Editorials

Turbulent future for school nursing and health visiting

BMJ 1998; 316 doi: https://doi.org/10.1136/bmj.316.7129.406 (Published 07 February 1998) Cite this as: BMJ 1998;316:406

Change the bathwater—but hang on to the baby

  1. Kate Billingham, Director of public health nursinga,
  2. David Hall, Professor of community paediatrics (d.hall@sheffield.ac.uk)b
  1. a Sheffield Health, Sheffield S10 3TG
  2. b Community Health Sheffield, Children's Hospital, Sheffield S10 2TH

    The government is attempting to reduce inequalities in health by public health measures rather than by a fundamental redistribution of wealth.1 Primary prevention and health promotion will be encouraged and health action zones will “provide more integrated care … better housing, healthy schools, and healthy workplaces.”2 In the light of this, the recent proposal by Cambridge and Huntingdon Health Authority to move resources from health visiting and school nursing into acute care may seem perverse. Of course, health authorities must consider cost effectiveness, but it seems shortsighted to sacrifice primary prevention and health promotion to pay for technology and acute services.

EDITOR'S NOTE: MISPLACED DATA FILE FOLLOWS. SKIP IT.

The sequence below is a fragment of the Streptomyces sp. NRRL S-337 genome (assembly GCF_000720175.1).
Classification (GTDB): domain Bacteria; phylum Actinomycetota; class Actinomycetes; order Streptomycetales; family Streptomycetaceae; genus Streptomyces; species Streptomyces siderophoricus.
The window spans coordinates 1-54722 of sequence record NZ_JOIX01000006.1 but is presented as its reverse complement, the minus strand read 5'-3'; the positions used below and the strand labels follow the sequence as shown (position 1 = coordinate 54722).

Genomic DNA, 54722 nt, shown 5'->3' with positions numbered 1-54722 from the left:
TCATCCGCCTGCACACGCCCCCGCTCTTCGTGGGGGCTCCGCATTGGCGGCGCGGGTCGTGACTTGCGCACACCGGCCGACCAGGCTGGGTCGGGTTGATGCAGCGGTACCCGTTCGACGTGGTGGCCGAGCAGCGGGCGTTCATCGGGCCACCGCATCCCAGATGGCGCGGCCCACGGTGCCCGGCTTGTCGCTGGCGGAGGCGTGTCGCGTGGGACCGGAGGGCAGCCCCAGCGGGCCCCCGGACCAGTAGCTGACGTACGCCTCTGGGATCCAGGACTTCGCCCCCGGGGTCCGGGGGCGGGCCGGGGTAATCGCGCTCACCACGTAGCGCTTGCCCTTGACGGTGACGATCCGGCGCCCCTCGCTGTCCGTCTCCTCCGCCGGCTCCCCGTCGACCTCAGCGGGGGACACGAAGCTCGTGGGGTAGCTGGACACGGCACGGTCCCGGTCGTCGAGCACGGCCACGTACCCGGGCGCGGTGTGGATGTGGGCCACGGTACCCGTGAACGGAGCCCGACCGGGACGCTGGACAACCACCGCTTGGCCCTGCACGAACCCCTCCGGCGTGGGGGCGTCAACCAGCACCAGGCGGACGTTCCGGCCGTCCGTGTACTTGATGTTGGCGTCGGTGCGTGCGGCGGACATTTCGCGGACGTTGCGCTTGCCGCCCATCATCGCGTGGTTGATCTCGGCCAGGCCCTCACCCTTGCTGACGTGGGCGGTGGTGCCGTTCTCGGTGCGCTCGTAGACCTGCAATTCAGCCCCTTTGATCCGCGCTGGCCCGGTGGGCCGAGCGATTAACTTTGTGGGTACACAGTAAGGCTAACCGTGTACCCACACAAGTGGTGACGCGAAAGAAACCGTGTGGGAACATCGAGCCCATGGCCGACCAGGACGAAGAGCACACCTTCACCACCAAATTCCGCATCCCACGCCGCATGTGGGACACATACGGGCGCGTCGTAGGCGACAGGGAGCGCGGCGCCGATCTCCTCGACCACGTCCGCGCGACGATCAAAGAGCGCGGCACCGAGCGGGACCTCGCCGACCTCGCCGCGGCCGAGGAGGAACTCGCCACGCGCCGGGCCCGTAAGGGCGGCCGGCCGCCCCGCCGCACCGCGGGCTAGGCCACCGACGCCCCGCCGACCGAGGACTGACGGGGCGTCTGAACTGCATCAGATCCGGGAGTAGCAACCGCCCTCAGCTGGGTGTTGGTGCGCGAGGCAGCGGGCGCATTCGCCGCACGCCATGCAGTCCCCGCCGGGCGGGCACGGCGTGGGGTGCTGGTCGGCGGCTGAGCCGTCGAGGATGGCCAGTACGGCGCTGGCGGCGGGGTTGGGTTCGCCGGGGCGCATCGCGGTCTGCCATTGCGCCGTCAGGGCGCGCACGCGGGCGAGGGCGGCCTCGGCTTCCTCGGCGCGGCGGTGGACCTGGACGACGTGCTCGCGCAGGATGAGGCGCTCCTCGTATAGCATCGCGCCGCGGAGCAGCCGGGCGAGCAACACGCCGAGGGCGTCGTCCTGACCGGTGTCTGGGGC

What do health visitors and school nurses do, and how effective is it? The health visitor's first task is to identify health care needs. Together with general practitioners, they provide the child health surveillance programme of immunisations, screening, and advice. They aim to identify those important conditions that parents might overlook and, for the rest, to …

    View Full Text

    Sign in

    Log in through your institution

    Subscribe